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Levoglucosan as an Indicator of Biomass Burning from Selected Tropical Plants

Author(s): Mohd Talib Latif | Chan Siew Mei | Norfazrin Mohd Hanif | Thunwadee Srithawirat

Journal: EnvironmentAsia
ISSN 1906-1714

Volume: 5;
Issue: 2;
Start page: 22;
Date: 2012;
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Keywords: levoglucosan | biomass burning | tropical plan | indicator | air pollution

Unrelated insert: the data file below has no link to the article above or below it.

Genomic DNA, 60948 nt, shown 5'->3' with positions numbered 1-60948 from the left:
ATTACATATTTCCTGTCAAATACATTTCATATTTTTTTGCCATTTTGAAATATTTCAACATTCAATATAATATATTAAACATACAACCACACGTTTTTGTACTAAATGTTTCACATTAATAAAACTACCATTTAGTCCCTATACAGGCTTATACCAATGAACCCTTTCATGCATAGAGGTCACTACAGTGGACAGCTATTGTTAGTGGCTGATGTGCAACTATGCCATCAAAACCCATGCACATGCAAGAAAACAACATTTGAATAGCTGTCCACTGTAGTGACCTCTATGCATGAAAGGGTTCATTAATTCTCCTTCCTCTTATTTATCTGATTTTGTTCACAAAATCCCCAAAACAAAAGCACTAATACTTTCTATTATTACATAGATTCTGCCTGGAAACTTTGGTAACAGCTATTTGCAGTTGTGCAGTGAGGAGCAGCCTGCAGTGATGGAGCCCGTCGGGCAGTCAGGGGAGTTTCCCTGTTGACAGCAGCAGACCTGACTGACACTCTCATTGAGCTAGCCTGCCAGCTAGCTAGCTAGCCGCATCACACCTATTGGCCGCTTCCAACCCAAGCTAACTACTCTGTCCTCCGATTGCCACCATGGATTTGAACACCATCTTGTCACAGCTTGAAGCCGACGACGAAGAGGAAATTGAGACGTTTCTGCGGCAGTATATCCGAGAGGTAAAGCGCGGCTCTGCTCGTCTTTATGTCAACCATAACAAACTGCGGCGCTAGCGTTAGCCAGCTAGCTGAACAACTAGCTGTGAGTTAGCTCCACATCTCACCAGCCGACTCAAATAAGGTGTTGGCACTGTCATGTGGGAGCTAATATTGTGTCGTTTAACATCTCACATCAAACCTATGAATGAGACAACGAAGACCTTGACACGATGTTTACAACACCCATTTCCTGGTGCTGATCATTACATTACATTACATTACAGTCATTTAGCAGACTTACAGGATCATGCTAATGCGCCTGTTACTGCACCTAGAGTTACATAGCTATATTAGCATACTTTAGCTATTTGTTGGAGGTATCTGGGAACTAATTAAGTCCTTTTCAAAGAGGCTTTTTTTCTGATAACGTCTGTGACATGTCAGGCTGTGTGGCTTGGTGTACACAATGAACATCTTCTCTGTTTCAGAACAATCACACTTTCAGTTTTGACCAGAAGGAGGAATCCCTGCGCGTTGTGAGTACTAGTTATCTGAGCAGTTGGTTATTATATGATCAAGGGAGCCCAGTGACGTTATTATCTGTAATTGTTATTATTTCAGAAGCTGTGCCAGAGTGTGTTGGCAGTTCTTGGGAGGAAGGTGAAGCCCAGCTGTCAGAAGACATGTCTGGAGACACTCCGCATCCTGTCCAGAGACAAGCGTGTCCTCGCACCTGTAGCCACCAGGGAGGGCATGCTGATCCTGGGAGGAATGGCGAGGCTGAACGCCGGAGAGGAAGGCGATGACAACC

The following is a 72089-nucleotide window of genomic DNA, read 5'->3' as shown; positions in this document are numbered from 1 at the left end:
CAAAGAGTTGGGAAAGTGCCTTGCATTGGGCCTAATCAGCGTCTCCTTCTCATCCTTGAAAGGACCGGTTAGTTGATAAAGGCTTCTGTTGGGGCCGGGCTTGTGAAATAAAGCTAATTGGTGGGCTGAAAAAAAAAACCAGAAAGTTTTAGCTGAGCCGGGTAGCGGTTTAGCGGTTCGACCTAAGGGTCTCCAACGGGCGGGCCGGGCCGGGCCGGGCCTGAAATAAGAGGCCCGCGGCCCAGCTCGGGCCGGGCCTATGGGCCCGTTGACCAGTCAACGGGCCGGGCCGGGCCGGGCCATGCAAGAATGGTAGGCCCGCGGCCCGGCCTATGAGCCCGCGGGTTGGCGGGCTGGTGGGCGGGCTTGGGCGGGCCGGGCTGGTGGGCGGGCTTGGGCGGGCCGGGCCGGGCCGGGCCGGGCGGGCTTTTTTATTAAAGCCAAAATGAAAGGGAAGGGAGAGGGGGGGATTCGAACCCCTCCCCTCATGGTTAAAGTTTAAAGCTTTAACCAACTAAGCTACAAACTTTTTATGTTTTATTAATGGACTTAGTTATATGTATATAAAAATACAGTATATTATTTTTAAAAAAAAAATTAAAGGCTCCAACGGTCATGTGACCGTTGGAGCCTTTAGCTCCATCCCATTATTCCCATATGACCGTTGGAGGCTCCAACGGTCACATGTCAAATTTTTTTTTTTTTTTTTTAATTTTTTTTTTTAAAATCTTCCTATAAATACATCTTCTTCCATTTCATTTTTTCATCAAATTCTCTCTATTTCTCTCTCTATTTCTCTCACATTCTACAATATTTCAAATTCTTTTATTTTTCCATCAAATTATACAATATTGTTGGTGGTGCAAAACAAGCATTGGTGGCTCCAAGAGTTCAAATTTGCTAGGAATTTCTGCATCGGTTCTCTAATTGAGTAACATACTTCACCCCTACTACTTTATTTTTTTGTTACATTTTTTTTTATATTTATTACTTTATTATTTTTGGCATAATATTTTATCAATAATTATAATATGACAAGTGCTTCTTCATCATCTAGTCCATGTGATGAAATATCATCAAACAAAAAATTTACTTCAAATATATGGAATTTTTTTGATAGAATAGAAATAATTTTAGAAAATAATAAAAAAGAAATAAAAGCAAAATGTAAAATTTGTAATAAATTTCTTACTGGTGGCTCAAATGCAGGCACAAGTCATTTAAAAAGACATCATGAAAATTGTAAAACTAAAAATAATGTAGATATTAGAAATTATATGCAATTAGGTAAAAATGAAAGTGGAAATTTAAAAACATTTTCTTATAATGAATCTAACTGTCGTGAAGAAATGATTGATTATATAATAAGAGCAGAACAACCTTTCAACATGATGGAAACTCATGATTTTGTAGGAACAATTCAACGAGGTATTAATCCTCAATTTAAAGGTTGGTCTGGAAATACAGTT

South East Asia has been recognized as one of the region most affected by atmospheric haze from biomass burning and the combustion of various plants. The distribution of atmospheric aerosols from biomass burning itself can be determined through the level of levoglucosan found in the atmosphere. In this study, the amount of levoglucosan produced by five selected tropical plants after combustion processes was determined using the modified anthrone-sulfuric colorimetric method. The results showed that the concentration of levoglucosan in the plant soot (after combustion) ranged from between 0.49 ± 0.28 mg/g to 10.51 ± 4.47 mg/g. Among the five plants, Oryza sativa was found to have the highest levoglucosan content and the amount of levoglucosan produced by biomass burning was found to be influenced by the photo oxidation processes e.g. by ultra violet radiation and ozonization.
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